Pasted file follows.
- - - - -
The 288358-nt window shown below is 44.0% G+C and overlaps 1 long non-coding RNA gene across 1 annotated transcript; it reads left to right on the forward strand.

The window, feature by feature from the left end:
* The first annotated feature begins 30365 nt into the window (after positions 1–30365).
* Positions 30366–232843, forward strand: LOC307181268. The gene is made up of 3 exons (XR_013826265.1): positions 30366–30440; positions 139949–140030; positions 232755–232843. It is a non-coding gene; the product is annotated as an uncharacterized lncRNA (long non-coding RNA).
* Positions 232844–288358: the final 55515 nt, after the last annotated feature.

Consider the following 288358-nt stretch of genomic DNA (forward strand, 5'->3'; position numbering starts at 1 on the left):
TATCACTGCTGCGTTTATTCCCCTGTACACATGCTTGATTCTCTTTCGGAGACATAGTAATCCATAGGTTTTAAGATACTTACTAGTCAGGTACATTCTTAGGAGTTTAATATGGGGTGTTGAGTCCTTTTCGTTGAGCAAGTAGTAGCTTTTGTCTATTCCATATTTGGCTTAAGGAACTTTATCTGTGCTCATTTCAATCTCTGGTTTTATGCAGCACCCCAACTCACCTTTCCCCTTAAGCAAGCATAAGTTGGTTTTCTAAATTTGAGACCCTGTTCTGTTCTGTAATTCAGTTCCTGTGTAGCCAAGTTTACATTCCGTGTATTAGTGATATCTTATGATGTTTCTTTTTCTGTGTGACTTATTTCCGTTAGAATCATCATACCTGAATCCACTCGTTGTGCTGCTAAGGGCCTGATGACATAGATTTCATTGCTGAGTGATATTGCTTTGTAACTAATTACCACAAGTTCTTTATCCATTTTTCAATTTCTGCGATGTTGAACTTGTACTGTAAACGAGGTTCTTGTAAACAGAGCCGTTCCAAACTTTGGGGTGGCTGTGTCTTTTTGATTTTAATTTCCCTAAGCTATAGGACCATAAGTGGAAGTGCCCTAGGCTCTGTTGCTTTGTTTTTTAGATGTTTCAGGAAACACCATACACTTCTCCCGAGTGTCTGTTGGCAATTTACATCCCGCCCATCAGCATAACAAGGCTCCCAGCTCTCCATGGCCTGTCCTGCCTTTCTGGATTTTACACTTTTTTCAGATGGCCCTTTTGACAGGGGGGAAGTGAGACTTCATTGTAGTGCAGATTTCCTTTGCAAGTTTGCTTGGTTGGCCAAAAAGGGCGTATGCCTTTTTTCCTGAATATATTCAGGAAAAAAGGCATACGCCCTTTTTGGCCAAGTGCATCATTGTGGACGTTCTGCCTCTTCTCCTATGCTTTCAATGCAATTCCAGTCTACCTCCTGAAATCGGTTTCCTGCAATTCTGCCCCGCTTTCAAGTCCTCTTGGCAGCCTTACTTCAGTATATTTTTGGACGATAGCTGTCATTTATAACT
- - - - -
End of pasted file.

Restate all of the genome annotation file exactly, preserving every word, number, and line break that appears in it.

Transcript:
The 288358-nt window shown below is 44.0% G+C and overlaps 1 long non-coding RNA gene across 1 annotated transcript; it reads left to right on the forward strand.

The window, feature by feature from the left end:
* The first annotated feature begins 30365 nt into the window (after positions 1–30365).
* Positions 30366–232843, forward strand: LOC307181268. The gene is made up of 3 exons (XR_013826265.1): positions 30366–30440; positions 139949–140030; positions 232755–232843. It is a non-coding gene; the product is annotated as an uncharacterized lncRNA (long non-coding RNA).
* Positions 232844–288358: the final 55515 nt, after the last annotated feature.

Consider the following 288358-nt stretch of genomic DNA (forward strand, 5'->3'; position numbering starts at 1 on the left):
TATCACTGCTGCGTTTATTCCCCTGTACACATGCTTGATTCTCTTTCGGAGACATAGTAATCCATAGGTTTTAAGATACTTACTAGTCAGGTACATTCTTAGGAGTTTAATATGGGGTGTTGAGTCCTTTTCGTTGAGCAAGTAGTAGCTTTTGTCTATTCCATATTTGGCTTAAGGAACTTTATCTGTGCTCATTTCAATCTCTGGTTTTATGCAGCACCCCAACTCACCTTTCCCCTTAAGCAAGCATAAGTTGGTTTTCTAAATTTGAGACCCTGTTCTGTTCTGTAATTCAGTTCCTGTGTAGCCAAGTTTACATTCCGTGTATTAGTGATATCTTATGATGTTTCTTTTTCTGTGTGACTTATTTCCGTTAGAATCATCATACCTGAATCCACTCGTTGTGCTGCTAAGGGCCTGATGACATAGATTTCATTGCTGAGTGATATTGCTTTGTAACTAATTACCACAAGTTCTTTATCCATTTTTCAATTTCTGCGATGTTGAACTTGTACTGTAAACGAGGTTCTTGTAAACAGAGCCGTTCCAAACTTTGGGGTGGCTGTGTCTTTTTGATTTTAATTTCCCTAAGCTATAGGACCATAAGTGGAAGTGCCCTAGGCTCTGTTGCTTTGTTTTTTAGATGTTTCAGGAAACACCATACACTTCTCCCGAGTGTCTGTTGGCAATTTACATCCCGCCCATCAGCATAACAAGGCTCCCAGCTCTCCATGGCCTGTCCTGCCTTTCTGGATTTTACACTTTTTTCAGATGGCCCTTTTGACAGGGGGGAAGTGAGACTTCATTGTAGTGCAGATTTCCTTTGCAAGTTTGCTTGGTTGGCCAAAAAGGGCGTATGCCTTTTTTCCTGAATATATTCAGGAAAAAAGGCATACGCCCTTTTTGGCCAAGTGCATCATTGTGGACGTTCTGCCTCTTCTCCTATGCTTTCAATGCAATTCCAGTCTACCTCCTGAAATCGGTTTCCTGCAATTCTGCCCCGCTTTCAAGTCCTCTTGGCAGCCTTACTTCAGTATATTTTTGGACGATAGCTGTCATTTATAACT